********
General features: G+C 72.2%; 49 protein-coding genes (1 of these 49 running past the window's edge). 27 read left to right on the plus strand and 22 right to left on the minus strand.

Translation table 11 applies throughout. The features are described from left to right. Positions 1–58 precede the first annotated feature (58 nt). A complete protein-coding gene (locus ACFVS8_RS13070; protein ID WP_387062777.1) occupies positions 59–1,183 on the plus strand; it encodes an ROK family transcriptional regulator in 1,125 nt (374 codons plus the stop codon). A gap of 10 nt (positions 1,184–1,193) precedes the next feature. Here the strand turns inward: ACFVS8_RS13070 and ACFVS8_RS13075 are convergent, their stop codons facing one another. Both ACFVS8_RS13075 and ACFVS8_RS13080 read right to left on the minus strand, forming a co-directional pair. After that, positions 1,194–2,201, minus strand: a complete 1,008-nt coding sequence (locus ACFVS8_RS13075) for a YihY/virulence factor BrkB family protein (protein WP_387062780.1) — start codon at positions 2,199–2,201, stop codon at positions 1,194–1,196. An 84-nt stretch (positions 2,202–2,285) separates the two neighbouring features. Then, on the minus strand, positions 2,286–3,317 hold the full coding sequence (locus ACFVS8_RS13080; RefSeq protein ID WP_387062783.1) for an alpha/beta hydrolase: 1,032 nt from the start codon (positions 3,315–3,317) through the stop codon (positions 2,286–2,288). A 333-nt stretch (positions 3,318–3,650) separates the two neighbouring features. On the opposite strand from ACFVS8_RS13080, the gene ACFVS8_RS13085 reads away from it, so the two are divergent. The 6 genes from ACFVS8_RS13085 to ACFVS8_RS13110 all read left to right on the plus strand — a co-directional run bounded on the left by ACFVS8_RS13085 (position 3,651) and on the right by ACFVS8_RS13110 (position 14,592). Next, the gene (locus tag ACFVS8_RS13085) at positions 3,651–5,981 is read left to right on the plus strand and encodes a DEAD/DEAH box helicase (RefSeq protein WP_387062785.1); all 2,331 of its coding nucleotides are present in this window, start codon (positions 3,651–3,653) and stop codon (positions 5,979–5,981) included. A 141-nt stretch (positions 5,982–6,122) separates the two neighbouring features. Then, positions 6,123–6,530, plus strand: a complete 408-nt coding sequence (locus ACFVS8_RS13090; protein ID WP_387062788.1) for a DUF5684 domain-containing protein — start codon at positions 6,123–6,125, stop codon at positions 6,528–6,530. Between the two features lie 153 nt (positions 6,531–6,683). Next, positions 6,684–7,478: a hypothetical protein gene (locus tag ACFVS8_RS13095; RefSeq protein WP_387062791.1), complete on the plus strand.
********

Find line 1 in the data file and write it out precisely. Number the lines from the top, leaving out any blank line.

General features: G+C 72.2%; 49 protein-coding genes (1 of these 49 running past the window's edge). 27 read left to right on the plus strand and 22 right to left on the minus strand.